Third, the current Milestones are truly version 1.0; as in all continuous quality improvement processes some amount of change and revision will be needed. The processes used by the EM community to create version 1.0 will be invaluable to the larger educational community and capturing the detail behind these processes will be important. Finally, we want to ensure the Milestones do not create overly reductionistic assessments and curricula. Residency education will be most effective when the output is a whole physician who effectively integrates all competencies, however defined, into his or her practice. For example the EM community has developed entrustable professional activities (EPAs) to further help operationalize the competencies and milestones.10,11 EPAs hold promise to help enhance curriculum and assessment, using milestones as “building blocks” for each EPA. Our collective goal is to produce physicians who can successfully enter unsupervised practice and continue their trajectory toward expertise and mastery. Competencies, Milestones and in the near future EPAs can serve as meaningful frameworks to help produce a talented, whole physician.
In conclusion, here is a request to the EM community: The ACGME, the ABEM and the dozens of talented EM faculty who volunteered their time, expertise, and wisdom to advance the Milestones, need and welcome constructive feedback to continually improve the NAS and Milestones. Milestones are tools to facilitate and promote innovation and continuous improvement in GME in the Unites States, but they are not yet fully realized and will require changes and adjustments. We are entering a period of transformation that requires collectivism among all the key stakeholders and that can feel, like any change, uncomfortable. Only by working together through dialogue and across organizations can the full potential of outcomes-based medical education be realized. The EM educational community has clearly taken up this charge.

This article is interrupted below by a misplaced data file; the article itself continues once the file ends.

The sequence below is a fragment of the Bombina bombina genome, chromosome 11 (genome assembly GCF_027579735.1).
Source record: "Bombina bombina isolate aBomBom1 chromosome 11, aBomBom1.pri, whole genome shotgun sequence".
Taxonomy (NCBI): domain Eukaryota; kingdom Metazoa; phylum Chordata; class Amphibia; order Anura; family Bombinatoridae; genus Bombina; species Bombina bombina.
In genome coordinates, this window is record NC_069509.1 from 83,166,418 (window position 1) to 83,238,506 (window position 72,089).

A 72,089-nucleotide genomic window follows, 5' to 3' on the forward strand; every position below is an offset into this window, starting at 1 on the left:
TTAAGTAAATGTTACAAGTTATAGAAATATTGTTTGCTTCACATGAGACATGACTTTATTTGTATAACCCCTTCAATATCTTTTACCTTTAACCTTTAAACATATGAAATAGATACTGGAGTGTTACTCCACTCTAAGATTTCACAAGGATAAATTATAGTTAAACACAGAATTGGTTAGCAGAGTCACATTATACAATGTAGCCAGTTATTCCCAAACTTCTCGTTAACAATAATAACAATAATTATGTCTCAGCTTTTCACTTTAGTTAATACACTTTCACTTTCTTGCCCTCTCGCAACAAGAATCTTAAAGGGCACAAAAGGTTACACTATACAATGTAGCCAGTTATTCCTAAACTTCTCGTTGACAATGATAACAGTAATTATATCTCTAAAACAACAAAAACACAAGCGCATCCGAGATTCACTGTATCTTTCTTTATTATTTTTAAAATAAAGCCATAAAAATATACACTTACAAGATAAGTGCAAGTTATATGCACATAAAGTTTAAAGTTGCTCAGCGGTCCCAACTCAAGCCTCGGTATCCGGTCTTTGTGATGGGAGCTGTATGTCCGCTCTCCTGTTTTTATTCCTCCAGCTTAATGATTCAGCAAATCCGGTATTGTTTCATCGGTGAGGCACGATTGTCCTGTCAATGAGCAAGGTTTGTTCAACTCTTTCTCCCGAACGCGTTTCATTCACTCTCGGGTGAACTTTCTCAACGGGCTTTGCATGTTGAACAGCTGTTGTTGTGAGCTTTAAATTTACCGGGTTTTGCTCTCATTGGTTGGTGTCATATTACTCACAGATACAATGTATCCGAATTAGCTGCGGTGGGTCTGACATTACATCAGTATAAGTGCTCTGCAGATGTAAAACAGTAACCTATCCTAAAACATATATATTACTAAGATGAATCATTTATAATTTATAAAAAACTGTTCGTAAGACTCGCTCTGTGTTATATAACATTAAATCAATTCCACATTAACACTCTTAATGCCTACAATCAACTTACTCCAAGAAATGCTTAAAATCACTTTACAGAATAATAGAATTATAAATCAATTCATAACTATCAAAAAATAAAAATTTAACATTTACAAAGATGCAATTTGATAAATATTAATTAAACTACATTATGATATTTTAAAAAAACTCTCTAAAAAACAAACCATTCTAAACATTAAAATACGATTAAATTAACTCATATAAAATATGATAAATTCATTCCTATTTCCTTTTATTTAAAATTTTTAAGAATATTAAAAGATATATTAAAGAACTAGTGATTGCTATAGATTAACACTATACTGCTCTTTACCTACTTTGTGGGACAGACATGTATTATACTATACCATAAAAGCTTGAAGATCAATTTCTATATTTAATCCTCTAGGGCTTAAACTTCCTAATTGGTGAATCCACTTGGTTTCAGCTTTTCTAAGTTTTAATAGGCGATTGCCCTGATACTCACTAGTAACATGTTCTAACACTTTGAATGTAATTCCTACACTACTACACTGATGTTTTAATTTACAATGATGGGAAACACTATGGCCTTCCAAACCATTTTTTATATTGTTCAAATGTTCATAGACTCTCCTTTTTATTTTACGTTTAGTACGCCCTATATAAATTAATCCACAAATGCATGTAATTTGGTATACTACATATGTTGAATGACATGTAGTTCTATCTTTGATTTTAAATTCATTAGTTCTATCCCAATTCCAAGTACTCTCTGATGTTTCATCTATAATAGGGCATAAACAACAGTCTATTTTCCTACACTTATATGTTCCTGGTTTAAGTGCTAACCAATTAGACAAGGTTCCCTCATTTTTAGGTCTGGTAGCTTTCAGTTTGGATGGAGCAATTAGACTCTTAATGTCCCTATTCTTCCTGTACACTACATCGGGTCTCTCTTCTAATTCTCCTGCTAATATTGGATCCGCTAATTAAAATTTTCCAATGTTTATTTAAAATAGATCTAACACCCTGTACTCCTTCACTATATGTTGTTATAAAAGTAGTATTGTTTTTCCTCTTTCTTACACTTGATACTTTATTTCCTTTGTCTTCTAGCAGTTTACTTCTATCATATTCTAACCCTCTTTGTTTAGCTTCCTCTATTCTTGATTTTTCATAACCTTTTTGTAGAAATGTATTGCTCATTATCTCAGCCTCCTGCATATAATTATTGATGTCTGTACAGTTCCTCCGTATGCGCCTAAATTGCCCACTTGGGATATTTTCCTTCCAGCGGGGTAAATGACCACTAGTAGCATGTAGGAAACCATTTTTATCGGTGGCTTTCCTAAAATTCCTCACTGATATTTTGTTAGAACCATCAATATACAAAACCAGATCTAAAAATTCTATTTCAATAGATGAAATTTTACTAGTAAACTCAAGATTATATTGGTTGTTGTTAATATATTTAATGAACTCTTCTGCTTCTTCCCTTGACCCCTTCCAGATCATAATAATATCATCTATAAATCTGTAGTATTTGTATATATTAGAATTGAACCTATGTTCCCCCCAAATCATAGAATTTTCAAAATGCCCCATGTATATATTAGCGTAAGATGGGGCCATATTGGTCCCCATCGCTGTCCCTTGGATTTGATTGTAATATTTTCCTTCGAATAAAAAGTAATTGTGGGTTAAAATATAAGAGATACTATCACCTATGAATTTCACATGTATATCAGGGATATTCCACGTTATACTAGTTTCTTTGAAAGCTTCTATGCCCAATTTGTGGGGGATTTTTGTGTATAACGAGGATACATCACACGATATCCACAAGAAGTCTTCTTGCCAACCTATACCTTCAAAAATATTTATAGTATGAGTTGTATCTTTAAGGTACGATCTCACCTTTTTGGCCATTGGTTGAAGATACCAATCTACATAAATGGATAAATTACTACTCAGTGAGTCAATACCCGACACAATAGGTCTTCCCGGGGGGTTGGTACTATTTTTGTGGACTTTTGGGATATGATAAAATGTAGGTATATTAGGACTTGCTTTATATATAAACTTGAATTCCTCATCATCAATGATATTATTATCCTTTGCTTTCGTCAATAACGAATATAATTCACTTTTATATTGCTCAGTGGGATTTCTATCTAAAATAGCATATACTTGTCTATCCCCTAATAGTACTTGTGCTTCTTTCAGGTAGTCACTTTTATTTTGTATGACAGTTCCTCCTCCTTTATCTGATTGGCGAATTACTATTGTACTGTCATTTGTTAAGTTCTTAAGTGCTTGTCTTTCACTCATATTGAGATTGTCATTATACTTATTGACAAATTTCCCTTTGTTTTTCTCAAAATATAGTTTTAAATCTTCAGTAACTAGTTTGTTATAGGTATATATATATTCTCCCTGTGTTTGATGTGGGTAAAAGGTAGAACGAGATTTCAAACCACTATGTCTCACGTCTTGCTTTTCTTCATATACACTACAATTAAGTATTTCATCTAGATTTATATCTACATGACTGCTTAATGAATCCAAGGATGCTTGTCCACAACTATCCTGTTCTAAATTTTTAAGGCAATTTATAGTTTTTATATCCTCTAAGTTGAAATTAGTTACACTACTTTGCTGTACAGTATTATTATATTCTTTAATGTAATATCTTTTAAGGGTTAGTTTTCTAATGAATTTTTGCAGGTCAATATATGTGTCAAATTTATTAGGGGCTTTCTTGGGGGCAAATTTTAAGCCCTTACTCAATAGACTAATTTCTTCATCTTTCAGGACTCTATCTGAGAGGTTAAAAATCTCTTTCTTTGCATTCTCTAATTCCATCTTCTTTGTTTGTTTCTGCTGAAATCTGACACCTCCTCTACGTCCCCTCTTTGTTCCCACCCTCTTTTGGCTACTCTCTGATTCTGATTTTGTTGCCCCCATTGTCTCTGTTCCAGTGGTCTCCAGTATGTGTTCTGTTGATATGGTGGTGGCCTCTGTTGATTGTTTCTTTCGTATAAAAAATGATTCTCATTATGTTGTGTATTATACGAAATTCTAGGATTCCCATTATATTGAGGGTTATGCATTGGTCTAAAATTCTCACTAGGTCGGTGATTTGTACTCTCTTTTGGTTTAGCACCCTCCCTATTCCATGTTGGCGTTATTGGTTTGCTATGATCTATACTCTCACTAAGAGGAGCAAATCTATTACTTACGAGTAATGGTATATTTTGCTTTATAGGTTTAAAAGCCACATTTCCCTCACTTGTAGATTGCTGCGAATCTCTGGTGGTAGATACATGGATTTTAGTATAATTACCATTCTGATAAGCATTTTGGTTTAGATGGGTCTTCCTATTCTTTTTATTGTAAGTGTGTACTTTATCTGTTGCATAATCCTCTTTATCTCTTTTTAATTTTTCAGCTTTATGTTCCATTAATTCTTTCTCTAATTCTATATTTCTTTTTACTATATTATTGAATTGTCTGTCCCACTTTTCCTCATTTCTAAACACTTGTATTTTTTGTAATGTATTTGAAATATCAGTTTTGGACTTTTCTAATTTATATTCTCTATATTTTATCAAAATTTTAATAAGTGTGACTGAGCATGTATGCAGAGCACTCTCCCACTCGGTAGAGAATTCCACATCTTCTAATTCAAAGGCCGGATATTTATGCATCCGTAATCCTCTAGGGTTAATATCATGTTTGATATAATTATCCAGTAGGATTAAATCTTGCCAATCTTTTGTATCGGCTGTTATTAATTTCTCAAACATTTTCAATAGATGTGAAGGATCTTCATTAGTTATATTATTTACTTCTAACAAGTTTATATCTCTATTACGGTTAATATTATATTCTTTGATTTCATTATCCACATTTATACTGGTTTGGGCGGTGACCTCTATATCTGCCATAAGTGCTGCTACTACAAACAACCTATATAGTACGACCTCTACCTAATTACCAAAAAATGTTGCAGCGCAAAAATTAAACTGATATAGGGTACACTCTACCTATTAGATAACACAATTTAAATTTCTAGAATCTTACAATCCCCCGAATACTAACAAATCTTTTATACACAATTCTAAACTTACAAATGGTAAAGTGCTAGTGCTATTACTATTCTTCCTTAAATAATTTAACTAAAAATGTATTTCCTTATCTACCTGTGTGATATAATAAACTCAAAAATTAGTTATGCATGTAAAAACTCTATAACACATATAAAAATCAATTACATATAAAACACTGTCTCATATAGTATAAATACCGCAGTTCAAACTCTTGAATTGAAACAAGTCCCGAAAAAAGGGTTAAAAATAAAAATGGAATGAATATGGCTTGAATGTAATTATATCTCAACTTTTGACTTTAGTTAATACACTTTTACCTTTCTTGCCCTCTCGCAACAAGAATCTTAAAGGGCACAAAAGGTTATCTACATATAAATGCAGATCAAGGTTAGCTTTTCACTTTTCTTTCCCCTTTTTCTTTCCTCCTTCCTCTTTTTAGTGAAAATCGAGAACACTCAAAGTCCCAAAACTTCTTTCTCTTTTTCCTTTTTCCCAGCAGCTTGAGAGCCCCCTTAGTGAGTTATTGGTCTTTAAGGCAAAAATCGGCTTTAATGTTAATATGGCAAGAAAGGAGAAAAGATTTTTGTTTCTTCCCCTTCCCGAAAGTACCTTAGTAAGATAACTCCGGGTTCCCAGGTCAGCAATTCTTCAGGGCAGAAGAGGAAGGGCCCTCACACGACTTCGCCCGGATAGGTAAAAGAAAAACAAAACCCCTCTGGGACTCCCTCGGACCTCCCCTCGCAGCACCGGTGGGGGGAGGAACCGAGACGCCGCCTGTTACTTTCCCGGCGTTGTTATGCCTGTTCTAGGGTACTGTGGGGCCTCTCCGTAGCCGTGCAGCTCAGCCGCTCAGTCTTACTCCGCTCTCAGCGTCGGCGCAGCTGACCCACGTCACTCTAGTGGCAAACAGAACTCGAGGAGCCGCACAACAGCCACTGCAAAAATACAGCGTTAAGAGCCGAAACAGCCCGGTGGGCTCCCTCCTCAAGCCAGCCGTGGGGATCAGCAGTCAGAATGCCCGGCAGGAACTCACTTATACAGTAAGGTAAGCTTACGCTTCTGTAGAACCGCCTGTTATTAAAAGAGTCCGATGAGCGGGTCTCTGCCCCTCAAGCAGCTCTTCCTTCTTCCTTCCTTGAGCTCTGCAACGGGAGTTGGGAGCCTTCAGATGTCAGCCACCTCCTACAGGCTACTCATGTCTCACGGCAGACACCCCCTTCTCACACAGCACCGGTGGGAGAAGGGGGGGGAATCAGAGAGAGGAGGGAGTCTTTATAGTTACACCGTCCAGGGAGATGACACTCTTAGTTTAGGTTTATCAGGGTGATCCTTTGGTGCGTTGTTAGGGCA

Section Editor: Jeffrey Love, MD
Full text available through open access at http://escholarship.org/uc/uciem_westjem
Address for Correspondence: Eric S. Holmboe, MD, Accreditation Council for Graduate Medical Education, 515 North State Street, Chicago, IL 60611. Email: email@example.com. 11 / 2015; 16:801 – 803
Submission history: Revision received August 11, 2015; Accepted August 11, 2015
Conflicts of Interest: By the WestJEM article submission agreement, all authors are required to disclose all affiliations, funding sources and financial or management relationships that could be perceived as potential sources of bias. The authors disclosed that Dr. Eric S. Holmboe receives royalties from Mosby-Elsevier for a textbook on assessment and serves on the boards of Medbiquitous and NBME.